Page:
Cricket: One of Big Three coming up short

Cheteshwar Pujara heads to the pavilion as India crumble (photo: ESPN Cricinfo/Getty Images)
Cheteshwar Pujara heads to the pavilion as India crumble (photo: ESPN Cricinfo/Getty Images)

It is extremely difficult – yet so easy – to understand why India is not setting the world on fire.  England trounced them 3-1 in the test series after losing the second test, making them look third-class.

Let’s have a look at India’s numbers in the past 12 months in regards to international matches (Test, ODI and T20I):

26 ODIS (back to the series against Zimbabwe, July-August 2013)

11 Tests (back to the West Indies series in November 2013)

5 Twenty20 Internationals (including 2014 WT20)

In all honesty, that’s one test to almost every three short-form matches, Indian Premier League excluded.  India has won just three of the 11 test matches, drawing three and losing five.  Not exactly pretty.  One-Day International? 12 from 26, not even a 50% winning ratio.

The problem is perhaps compounded by the diabolical attitude and performance against England in the recent 5-test Pataudi Trophy series, in England.  India may have broken their overseas hoodoo of not winning a test match, doing so at Lord’s, but then the tables so catastrophically turned they looked like backyard cricketers swinging at air.

MS Dhoni has faced stinging criticism, despite a couple of decent showings (albeit series losses) earlier in 2014.  There seems to be no fire or entertainment in the Indian team.  Virat Kohli failed miserably against some ridiculously good swing from James Anderson and Stuart Broad.  Again the questions came.

The BCCI is splurging money and power, a la the Indian Premier League.  Indraneel Das, from the New Indian Express, picks up on the fact that about 70% of the revenue for the International Cricket Council (ICC) goes straight to India.  The control is too much.

That is one rut the ICC cannot extricate themselves from.  It is hurting cricket and hurting India.  Such is the focus on these lucrative tournaments and short-form cricket that it was horribly apparent how much preparation – or lack of – went into the series.

Does it entirely, or even partially, explain the recent performances?  That might fall to the captain in many respects.  He is the on-field leader, and right now India do not have one.  All the wrong decisions are being made at the selection table too.  Case in point: Gautam Gambhir.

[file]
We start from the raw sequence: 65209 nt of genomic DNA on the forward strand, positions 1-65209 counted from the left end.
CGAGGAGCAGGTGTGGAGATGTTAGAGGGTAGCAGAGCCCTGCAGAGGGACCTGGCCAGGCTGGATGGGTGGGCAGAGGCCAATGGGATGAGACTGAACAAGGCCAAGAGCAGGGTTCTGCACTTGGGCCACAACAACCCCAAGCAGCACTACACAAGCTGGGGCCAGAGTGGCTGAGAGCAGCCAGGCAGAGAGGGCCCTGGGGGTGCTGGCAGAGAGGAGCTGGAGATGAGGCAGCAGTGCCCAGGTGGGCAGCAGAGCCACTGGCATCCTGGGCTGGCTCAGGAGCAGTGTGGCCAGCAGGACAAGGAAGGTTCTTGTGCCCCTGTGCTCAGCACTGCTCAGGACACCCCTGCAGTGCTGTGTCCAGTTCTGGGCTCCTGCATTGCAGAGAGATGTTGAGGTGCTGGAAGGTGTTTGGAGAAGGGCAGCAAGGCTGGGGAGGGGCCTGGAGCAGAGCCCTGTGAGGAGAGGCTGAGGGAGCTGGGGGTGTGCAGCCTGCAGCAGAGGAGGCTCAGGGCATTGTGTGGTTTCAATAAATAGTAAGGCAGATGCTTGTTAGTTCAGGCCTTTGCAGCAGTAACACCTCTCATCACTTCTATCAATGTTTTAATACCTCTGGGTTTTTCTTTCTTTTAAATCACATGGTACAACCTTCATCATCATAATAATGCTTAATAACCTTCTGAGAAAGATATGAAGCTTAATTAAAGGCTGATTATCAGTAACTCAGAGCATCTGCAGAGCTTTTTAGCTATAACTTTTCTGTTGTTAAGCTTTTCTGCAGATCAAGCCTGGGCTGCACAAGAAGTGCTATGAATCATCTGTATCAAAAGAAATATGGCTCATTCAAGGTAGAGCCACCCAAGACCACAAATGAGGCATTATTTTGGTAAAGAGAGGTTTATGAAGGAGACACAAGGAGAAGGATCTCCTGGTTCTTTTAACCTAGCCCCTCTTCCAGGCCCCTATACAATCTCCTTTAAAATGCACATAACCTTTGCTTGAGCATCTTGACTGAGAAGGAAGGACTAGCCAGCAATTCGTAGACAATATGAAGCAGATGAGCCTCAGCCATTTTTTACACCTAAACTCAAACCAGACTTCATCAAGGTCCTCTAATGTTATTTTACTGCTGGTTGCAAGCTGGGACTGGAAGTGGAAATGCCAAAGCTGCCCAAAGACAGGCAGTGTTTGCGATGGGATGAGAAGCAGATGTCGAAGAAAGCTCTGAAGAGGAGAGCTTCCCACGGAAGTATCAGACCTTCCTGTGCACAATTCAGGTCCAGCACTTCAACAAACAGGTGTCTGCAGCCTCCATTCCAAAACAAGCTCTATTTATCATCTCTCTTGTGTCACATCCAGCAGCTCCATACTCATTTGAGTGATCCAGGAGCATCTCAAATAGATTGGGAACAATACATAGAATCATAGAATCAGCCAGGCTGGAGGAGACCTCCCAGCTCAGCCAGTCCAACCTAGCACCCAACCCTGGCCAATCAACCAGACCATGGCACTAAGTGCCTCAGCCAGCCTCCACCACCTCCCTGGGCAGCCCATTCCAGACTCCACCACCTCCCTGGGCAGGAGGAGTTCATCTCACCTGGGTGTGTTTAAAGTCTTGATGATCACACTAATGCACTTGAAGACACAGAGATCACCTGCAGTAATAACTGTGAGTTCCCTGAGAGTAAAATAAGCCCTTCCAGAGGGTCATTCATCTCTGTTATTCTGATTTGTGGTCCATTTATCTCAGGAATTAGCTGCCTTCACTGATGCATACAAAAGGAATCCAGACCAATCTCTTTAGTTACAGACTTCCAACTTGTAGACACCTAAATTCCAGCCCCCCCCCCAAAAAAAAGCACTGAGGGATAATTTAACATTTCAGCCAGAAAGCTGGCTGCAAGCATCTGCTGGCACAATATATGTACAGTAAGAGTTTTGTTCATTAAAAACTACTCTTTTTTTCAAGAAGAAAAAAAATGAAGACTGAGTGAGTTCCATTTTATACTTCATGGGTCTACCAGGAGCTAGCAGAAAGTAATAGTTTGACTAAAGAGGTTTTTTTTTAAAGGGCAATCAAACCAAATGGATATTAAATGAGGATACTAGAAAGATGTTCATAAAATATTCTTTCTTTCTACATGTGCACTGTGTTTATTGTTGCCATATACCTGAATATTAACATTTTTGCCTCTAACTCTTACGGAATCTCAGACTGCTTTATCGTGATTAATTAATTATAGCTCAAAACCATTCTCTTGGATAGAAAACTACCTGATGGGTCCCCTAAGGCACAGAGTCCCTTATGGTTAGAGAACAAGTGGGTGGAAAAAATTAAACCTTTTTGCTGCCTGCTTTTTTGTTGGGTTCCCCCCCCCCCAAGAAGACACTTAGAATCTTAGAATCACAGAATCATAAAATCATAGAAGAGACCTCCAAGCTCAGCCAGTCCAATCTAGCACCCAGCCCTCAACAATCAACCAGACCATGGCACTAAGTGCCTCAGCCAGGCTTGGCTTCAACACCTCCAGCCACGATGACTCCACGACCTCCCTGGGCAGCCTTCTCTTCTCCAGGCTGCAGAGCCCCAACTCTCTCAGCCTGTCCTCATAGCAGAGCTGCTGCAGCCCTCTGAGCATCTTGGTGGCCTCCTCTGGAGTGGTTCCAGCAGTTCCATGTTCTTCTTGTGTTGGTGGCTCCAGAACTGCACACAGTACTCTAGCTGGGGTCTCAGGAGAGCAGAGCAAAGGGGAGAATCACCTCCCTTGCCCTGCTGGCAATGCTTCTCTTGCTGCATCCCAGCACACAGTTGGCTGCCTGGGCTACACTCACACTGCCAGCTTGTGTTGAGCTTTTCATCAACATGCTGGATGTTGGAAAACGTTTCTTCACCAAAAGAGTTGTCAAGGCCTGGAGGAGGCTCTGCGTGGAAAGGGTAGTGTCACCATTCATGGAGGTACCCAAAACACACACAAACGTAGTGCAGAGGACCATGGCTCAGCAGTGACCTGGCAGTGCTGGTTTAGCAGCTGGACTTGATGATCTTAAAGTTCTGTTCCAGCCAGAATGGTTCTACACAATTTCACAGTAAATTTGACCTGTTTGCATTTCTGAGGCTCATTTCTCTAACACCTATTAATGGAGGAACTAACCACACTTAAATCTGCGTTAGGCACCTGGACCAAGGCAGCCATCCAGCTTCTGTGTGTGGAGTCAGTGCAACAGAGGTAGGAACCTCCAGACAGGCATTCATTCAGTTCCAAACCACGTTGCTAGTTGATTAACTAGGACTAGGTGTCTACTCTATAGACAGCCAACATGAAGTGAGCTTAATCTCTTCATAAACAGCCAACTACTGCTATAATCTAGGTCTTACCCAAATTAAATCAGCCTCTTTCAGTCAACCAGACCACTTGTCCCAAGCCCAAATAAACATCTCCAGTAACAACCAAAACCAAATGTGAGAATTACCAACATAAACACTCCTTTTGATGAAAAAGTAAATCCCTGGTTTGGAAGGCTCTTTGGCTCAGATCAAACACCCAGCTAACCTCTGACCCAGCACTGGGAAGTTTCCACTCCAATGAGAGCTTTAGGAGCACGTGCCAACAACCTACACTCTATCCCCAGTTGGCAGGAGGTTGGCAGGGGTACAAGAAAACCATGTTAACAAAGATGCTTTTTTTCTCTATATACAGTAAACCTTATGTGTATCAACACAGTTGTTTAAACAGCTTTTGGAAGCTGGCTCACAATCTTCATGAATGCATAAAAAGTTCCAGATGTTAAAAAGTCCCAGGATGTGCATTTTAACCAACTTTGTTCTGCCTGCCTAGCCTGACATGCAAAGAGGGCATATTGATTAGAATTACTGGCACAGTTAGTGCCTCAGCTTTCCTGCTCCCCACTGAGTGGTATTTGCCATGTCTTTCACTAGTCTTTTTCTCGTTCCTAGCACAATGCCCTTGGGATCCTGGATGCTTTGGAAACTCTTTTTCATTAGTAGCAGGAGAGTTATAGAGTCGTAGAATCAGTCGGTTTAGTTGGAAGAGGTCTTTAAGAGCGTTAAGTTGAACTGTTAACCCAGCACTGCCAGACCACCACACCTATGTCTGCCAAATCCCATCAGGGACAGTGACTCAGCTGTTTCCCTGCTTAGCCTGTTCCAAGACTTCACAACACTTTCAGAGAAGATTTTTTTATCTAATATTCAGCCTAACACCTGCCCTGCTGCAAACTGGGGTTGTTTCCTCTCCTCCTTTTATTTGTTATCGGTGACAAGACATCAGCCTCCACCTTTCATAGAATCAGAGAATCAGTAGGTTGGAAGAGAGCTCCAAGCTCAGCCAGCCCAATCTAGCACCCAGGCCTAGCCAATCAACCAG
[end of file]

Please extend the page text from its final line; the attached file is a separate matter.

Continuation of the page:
Just 25 runs in four innings, and his dismissal modes were miserable.  The game plan seemed awry after Lord’s, the dynamic totally changed.  Not one batsman could sustain a fight against the swing.

Almost straight after the series defeat, BCCI joint-secretary Anurag Thakur bluntly put it that “some introspection” is needed on the Indian team support stuff.

“Not only as a BCCI official, but just like millions of fans, I am extremely disappointing with the Indian team’s performance in this Test series against England.  I think some introspection is needed in order to get back to winning ways.”

Woakes removes Dhoni; the scene tells all (photo: ESPN Cricinfo/Getty Images)
Woakes removes Dhoni; the scene tells all (photo: ESPN Cricinfo/Getty Images)

Duncan Fletcher (former England coach), is now at the helm.  Last year, they were blazing away, if only modestly.  How the knights have fallen.

One thing is for certain; remove Dhoni, remove the shreds of leadership.  He may not be the glittering hard-hitter right now, but no-one else is genuinely poised to really make the impact that the wicketkeeper-batsman has.

Side-note; he is 33.  There is only so long any player can survive at the elite level.  Watching Dhoni behind the stumps, playing almost cool without a cap, or look confident is almost a thing of the past.  Many players relinquish a team captaincy and then thrive.  Even now he was able to muster four half-centuries in the series, but the rest of his team fell around him.

Questions, answers.  Unfortunately all 11 players just can’t follow the same gameplan.  With the one day games about to start, the best way to restore dignity and turn these matches into entertainment that isn’t endless slaughter is stop throwing wickets to the wind, knuckle down and put runs on the board.

There is firepower galore in the side; Jadeja, Rahane, Kohli and Dhoni have amassed scores and innings of incredible brilliance.  But they have to emerge from their shells.

The resurgence for Alastair Cook’s men says that they are still hungry and won’t rest up.  India have a long road to climb to quell the opposition hunger.


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